If you ever have problems motivating yourself to cook – read this. If you ever start a project (culinary or not) and hit a snag, then wonder if you can ever successfully complete it– read this. If you are perfect, always motivated to finish what you start, and never hit roadblocks or obstacles of any kind – don’t bother to read this and immediately tweet me all your secrets.
I was intrigued by the concept of slow cookers and bought one, but then hit a motivational brick wall. The slow cooker sat in my basement, unopened, for weeks. I read dozens of slow cooker recipes that arrived at my electronic doorstep, did endless Google searches for them, and even poured over several in “hardcopy” newspapers we still get delivered. But I never got farther than daydreaming about moving the box upstairs to the kitchen.
My husband got tired of bumping into the huge box. He kept asking when I was going to use the slow cooker. My response, “soon”, became increasingly untenable as the weeks passed. Clearly, I had a block going on – like writer’s block – only worse, because my husband doesn’t bump into my scraps of Word documents or unfinished blog posts. What to do?
Luckily, fate and friendship intervened. Saturday evening I ran into my pal Aviva, TheScramble maven. It turns out her slow cooker was still in the box too. Before the evening was over, we had set up a 2 woman “slow cooker support group” and determined that we would make slow cooker pot roast on Tuesday from a recipe that one of her readers sent Aviva. She shared the recipe, I bought the meat, and off we went.
First we tweeted, then we checked twitter for each other’s tweets, then we tweeted some more. The support group worked great. The recipe (below) was easy and required few ingredients besides a 3 pound piece of boneless beef chuck roast. But like much else in life, the seemingly straight path from initial success to the goal line had a detour. And yet there is a happy ending, so read on.
I opened the box (hooray!), unpacked the machine, read the directions and decided to use the fancy meat probe that came with my slow cooker. Our recipe said that the meat should cook for 10-12 hours on a low setting. However, the directions for my particular slow cooker said that if I inserted the probe in the meat and used the probe setting on the machine, a 3-pound roast should be done in about 3 hours. How to reconcile recipe and slow cooker cook times when they were at such an extreme variance? I decided to trust the probe and the directions that came with my machine.
Timing the meat to finish cooking at dinnertime, I proudly took it out when the buzzer rang, indicating that the probe gauged that the 3 pound piece of meat had reached the safe and properly cooked internal temperature. According to the recipe, I should have been able to shred it, but the meat wasn’t cooperating. I began slicing, against the grain of the meat, as you’re supposed to do. On one side, the pot roast seemed done, but not on the other. So much for the magic of the probe.
Slicing off the meat that looked done, I realized this was not a home run. The taste was good – tangy and a bit sour (from the vinegar) like sauerbraten. The meat was edible, but tough. I didn’t have time to fix the problem or revise the dinner plan, so we ate the sandwiches. Luckily the homemade cole slaw was a winner and my husband is a good sport.
I put the rest (some already sliced) back in the slow cooker on low without the probe for another 3 ½ hours – a total cooking time of 6 ¾ hours. The result, tested both last night and again today, was much better – more tender and even tastier, as it had more time to soak up the taste of the sauce. In fact, my husband chose the leftovers over a freshly made soup for tonight’s dinner.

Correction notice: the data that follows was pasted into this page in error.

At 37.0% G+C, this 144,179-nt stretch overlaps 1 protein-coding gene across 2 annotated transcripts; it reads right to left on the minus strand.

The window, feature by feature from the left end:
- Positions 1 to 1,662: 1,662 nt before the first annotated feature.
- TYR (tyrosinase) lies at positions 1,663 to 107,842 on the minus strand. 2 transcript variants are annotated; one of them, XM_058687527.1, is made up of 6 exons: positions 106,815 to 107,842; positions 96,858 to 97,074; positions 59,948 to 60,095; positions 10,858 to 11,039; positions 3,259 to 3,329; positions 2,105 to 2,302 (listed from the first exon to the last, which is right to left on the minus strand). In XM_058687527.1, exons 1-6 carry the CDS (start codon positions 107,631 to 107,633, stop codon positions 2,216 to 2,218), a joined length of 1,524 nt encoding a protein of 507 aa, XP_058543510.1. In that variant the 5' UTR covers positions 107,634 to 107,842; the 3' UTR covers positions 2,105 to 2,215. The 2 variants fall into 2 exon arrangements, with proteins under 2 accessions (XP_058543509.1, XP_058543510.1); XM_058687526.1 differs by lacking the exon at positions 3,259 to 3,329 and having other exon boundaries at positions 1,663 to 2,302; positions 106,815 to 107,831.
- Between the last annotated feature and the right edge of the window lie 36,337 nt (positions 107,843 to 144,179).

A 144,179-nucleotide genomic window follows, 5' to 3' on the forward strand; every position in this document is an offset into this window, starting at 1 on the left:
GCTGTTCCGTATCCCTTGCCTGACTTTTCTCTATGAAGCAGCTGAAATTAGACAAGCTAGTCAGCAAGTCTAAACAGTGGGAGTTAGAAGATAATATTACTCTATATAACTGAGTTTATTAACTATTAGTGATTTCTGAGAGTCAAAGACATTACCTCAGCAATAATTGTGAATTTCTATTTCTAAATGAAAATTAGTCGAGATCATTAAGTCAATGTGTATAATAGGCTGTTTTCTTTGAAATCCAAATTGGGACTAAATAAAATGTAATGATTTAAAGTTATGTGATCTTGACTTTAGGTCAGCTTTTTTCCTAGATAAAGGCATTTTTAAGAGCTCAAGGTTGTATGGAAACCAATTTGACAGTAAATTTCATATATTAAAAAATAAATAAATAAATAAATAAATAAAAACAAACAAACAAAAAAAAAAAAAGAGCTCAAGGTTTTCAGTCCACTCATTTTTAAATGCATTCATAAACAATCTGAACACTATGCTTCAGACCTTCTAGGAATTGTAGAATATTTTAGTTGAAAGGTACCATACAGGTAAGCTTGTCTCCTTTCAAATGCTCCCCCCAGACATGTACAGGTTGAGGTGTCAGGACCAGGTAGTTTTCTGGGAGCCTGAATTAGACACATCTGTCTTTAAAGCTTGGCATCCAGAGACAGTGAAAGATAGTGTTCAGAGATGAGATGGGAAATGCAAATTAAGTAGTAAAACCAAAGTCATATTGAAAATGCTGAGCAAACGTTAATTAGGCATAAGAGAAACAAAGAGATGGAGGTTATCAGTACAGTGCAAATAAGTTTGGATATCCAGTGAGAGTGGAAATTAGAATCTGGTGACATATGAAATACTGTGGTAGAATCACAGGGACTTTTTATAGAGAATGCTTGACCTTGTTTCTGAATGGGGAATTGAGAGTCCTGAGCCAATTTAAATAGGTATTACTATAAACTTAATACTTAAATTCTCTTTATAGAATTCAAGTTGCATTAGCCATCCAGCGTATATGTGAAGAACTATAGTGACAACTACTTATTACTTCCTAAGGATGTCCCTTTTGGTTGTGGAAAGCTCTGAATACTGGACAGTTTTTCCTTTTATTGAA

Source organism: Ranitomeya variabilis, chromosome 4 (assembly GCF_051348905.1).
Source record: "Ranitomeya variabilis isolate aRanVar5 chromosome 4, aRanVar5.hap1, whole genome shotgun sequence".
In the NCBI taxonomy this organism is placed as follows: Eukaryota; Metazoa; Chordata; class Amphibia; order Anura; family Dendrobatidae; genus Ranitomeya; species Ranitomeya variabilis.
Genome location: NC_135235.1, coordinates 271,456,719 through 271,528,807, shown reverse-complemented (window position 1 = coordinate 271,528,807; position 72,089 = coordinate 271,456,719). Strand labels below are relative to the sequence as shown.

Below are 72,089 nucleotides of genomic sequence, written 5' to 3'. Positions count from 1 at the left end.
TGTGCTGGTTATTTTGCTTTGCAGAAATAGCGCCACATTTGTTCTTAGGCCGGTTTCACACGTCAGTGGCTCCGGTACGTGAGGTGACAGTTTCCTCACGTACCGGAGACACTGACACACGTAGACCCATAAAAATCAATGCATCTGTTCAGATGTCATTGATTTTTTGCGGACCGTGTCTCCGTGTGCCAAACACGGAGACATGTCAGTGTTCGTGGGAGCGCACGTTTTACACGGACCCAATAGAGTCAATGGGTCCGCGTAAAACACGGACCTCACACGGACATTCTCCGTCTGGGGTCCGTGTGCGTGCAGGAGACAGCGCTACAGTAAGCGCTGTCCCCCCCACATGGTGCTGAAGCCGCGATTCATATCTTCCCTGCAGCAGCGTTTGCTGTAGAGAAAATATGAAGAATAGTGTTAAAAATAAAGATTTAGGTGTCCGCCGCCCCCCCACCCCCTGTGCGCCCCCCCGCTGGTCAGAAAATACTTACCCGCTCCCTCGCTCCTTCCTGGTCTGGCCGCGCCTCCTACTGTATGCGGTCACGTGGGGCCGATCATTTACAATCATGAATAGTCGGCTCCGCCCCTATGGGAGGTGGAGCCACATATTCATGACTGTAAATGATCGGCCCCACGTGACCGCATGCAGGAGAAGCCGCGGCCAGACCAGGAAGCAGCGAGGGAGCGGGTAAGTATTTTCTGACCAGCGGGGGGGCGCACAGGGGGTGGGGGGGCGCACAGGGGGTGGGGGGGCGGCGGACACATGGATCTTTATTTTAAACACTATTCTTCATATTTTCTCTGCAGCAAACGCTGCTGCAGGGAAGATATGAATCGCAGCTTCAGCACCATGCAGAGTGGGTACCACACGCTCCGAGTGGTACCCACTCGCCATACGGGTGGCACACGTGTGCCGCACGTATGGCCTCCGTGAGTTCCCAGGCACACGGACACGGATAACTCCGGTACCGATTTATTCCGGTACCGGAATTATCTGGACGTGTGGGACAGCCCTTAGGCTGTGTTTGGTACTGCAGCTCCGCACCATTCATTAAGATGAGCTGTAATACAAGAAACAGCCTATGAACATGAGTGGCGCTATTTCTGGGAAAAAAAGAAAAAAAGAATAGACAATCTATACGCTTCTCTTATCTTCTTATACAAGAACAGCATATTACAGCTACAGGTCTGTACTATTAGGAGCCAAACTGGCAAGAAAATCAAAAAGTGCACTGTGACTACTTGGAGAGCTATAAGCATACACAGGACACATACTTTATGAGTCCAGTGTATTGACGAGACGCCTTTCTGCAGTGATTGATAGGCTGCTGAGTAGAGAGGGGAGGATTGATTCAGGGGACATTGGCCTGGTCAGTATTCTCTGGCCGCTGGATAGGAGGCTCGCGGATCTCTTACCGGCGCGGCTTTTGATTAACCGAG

Lesson learned – don’t give up. If you improvise when you see your meal or dish headed to disaster or even mediocrity, you may be able to save it. And maybe not every modern convenience is a winner. Although last night’s sandwiches were not divine, we’re looking forward to delicious leftovers tonight. I might try the probe again with a different meat recipe, but low tech methods, manual settings on gadgets, and being sensible when evaluating results aren’t shabby starting points for meal preparation success.
Slow cooker Pot Roast Sandwiches from Jeanne Bragg’s Mom (annotated by MotherWouldKnow)
Serves 6-8 Cost – $26.34 total/$3.30 per sandwich for 8
- 3 pound boneless chuck roast (in one large piece)
- ½ cup white vinegar
- 1 large onion sliced (I used 2 small-med onions)
- 3 bay leaves
- ½ teaspoon salt
- ¼ teaspoon ground cloves
- ⅛ teaspoon garlic powder
- 4 ounces (1 small can) of chopped green chilies
- rolls or buns for sandwiches (tonight we’ll substitute cooked carrots and potatoes)
- Slow cooker (with directions)
- Cutting board
- Can opener
- Liquid measuring cup
- Measuring spoons
- Large fork
- Large spoon (not pictured)
- If the piece of meat has fat (hard white part) on the outside, trim that off and throw it away.
- Peel the onion(s), cut in half and slice into half moon shaped thin slices.
- Pour the vinegar into the slow cooker.
- Add the onion slices, chilies, salt, cloves, garlic powder, and meat into the slow cooker, along with the vinegar. The original directions did not specify an order for the ingredients. I put the chilies in after the meat and mixed everything, moving some onions to the top of the meat before I turned the slow cooker on. I don’t think that order or mixing are crucial, as long as the spices get into the vinegar.
- Set slow cooker on low setting and cook 7-12 hours. (Check after 6-7 hours.) The meat should be quite tender. Once it is done, gently lift the meat out of the slow cooker with the large fork. According to Jeanne, you should be able to shred it for sandwiches.. It’s fine to cut it into thin slices instead, though the meat should be tender enough that the slices won’t stay uniform.
Friday – Easy Cole Slaw